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Optoisolators are often encouraged for isolating signals controlling higher voltage loads. The typical example is a low-voltage microcontroller controlling a motor or solenoid operating at a higher voltage. In this hypothetical scenario, the power supply for the microcontroller and the power supply for the high voltage load are entirely separate. In a lot of real cases, though, the microcontroller is actually being powered by the same power supply, just via a voltage regulation circuit. So this is my question:

Let's say there's a single 10 V power supply. One subcircuit regulates the 10V down to 5V that powers a microcontroller. The microcontroller sends a signal that controls a solenoid operating directly from the 10V supply. Does putting an optoisolator between the microcontroller and the solenoid control circuit serve any purpose or is it pointless because, ultimately, the two power supplies are connected anyway?

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    \$\begingroup\$ For 10V, maybe not; but for higher voltages, an opto-isolator is often used as a level-translator for gate drive of a high-side driver. \$\endgroup\$ – Tut Oct 15 '13 at 20:56
  • \$\begingroup\$ That's a fair point. I was just using 10V as an example. It could be 100V. Although that would make for some very inefficient voltage regulation... \$\endgroup\$ – Computerish Oct 15 '13 at 21:03
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Your concerns are not ungrounded**. Lack of ohmic isolation of power supply and ground rails defeat the purpose of the opto-isolator. Ground loops remain unbroken. EMI can propagate through power and ground rails.

Often, there is an isolated DC-DC converter, which provides ohmic isolation of the power supply and ground. Here's just one example of such power supply, from the dozens of models that are available. You can also roll your own.

** pun intended

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If the motor/solenoid supply and the micro are not galvanically isolated it's difficult to see how a case can be made to use an opto isolator in the drive circuits from micro to motor/solenoid.

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Shortly - no, using opto-isolators in these conditions is pointless at all.

It is, btw, common mistake of the beginners.

Once I saw even more "advanced" design - opto-isolator, then power MOSFET that drives a relay that switches the load and all this powered by one single power source.

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Depends on what you're using to "regulate" the 10V down to 5V. If you're using a voltage regulator, isolation won't buy you much. If you're using a 10V to 5V isolated DC to DC converter (not all converters are isolated), that device will give you isolated 5V with respect to an isolated ground. If you're careful not to connect your grounds or connect your power supplies through any devices, optoisolation will work

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Opto-isolators are useful in cases where there is a substantial potential difference between the processor's control voltage and the thing it's controlling. For example, if one is using a processor to switch the positive of a thousand-volt electronic flash supply, even if the negative rail shares the processor's ground, having an opto-isolator may be preferable to trying to couple the signal via other means.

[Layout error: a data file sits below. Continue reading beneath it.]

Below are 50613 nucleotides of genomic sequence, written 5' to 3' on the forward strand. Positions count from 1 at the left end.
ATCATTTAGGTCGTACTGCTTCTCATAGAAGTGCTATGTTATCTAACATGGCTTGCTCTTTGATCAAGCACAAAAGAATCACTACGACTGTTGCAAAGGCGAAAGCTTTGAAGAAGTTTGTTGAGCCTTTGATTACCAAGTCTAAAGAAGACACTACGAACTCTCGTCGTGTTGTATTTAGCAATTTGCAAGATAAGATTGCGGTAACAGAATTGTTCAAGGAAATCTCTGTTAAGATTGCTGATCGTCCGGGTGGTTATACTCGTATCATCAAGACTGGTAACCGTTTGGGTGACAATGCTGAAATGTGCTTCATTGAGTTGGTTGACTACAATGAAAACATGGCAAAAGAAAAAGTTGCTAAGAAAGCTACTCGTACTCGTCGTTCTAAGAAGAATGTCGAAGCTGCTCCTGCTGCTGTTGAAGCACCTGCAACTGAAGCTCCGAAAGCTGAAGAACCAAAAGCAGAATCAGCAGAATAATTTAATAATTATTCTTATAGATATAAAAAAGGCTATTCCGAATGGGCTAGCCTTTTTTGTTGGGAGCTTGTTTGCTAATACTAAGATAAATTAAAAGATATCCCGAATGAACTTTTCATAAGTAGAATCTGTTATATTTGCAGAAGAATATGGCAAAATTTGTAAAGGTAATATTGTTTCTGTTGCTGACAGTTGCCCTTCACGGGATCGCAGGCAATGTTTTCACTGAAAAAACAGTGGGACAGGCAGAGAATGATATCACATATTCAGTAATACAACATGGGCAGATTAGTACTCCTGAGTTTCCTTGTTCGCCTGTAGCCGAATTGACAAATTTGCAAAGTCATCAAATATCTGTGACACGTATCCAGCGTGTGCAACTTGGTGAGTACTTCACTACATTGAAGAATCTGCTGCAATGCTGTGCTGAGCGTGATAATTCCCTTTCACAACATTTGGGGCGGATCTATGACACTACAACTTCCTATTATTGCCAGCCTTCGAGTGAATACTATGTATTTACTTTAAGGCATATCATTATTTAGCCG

Opto-isolators may also be useful in cases where the controlling circuitry and the circuitry being controlled nominally share a ground rail, but a potential difference may sometimes exist between points on that rail. For example, a system may have a nice quiet ground rail when it's idle, but an extremely noisy one during operation. If one may need to take some analog measurements while things are idle, but will need reliable control even when things are noisy, one might use a shared ground for the analog measurements but use optos for the control signals. Note that one must be careful to ensure that the noise on the controlled side of things does not disrupt processor operation, but there are a variety of means through which that can be accomplished.

One other point is that even if one part of the overall system will require a common ground, having things designed so that one can break that ground connection while troubleshooting parts which do not require it can sometimes be helpful. That can often only be done, however, if things are connected via optos.

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  • \$\begingroup\$ Great points about debugging by breaking grounds and quiet sections of the ground rail. Thanks! \$\endgroup\$ – Computerish Oct 15 '13 at 21:28
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Does putting an optoisolator between the microcontroller and the solenoid control circuit serve any purpose or is it pointless because, ultimately, the two power supplies are connected anyway?

It most often doesn't serve a needful purpose, but occasionally might. If the two are separated by a large distance, even on the same power supply, there might be issues with the signal. If the solenoid driver is not well designed then surge damage can be prevented with an optoisolator. If you're dealing with a dodgy power supply that puts noise on the power lines an optoisolator may help.

However if you're designing the whole device, and don't have to connect to other people's lousy solenoids, drivers, or powersupply, can specify and test every component, and know that they will all be physically close with a single ground point, then an optoisolator is overkill.

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